pest Archives - West Coast Nut

Update on Sterile Insect Program for Control of Navel Orangeworm

Houston Wilson, Asst. Coop. Extension Specialist, Kearney Ag. Center, Dept. Entomology, UC Riverside Chuck Burks, Research Entomologist, USDA-ARS, San Joaquin Valley Agricultural Sciences Center   Sterile Insect Technique Sterile insect technique (SIT) makes use of large numbers of sterile insects which are released into wild populations as part of an area-wide integrated pest management (IPM) control strategy. Insects are typically mass-reared in a controlled environment and then ionizing radiation (e.g. x-rays, gamma rays) is used to induce genetic mutations that lead to sterility. The basic idea is that introduction of sterilized individuals into the wild population will limit the successful...

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Mating Disruption: A Crucial Tool for Nut Growers

By Kathy Coatney   Mating disruption for navel orangeworm (NOW) has been widely tested throughout California with numerous research studies, and peer-reviewed research has demonstrated its efficacy. Mating disruption is a very simple process. Females emit pheromones, males use those pheromones to find the female. If an orchard is flooded with artificially produced pheromone the entire orchard smells like a female and the males struggle to find the real females. If they don’t find each other, they don’t mate, and if they don’t mate there are no eggs, no larvae, and less overall nut damage.     Mating Disruption in...

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pecan aphids

Insecticide Efficacy for Pecan Aphids

By: Cecilia Parsons, Associate Editor Aphid infestation and damage to pecans has become worse in the past five to six years. Mild Winters Larry Blackwell, New Mexico State University researcher and program coordinator College of Agricultural, Consumer and Environmental Sciences, said that pecan producers in New Mexico are dealing with higher aphid numbers in their pecan orchards due to lack of freezing winter temperatures in recent years. “We have had really mild winters and thus no kill off,” said Blackwell. The high numbers of aphids in pecans is the result of the climate, and not just due to population build up,...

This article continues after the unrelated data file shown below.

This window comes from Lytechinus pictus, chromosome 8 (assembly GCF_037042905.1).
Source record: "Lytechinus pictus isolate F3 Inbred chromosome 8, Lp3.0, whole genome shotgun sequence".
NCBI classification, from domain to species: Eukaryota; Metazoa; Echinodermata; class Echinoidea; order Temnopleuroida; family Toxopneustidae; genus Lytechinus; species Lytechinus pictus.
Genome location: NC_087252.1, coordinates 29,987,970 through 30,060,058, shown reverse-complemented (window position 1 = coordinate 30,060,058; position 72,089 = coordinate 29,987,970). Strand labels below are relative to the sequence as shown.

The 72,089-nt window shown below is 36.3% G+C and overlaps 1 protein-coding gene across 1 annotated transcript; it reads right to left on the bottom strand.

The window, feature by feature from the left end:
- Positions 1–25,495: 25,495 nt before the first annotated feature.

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Approaches to Spider Mite Management in Almonds

By: Emily J. Symmes, IPM Advisor UCCE and Statewide IPM Program Spider mites are considered indirect pests in almonds, in the sense that they do not feed directly on the harvested product. Rather, they cause injury to plants by sucking cell contents from foliage. Signs of feeding injury include leaf stippling, yellowing, and dropped leaves. High populations of mites can also be recognized by webbing on leaves and tree terminals (Image 1). Significant spider mite injury can become economic crop damage in almonds in subsequent seasons in the form of reduced vegetative tree growth and crop reduction. In addition, excessive leaf...

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Walnut & Almond Pest Management: Preparing for a Successful New Year

By: Emily J. Symmes, IPM Advisor UCCE and Statewide IPM Program With the wild ride of the 2017 growing season now behind us, January is a good time for orchardists to take stock of the key issues of the previous year and begin outlining their production and pest management activities for the upcoming season. During the dormant period, one of the most critical activities that can be done is to sit down with your orchard manager, pest/crop adviser, and your record books to review your pest management history and devise a plan-of-attack for the coming season. Heading into the season armed...

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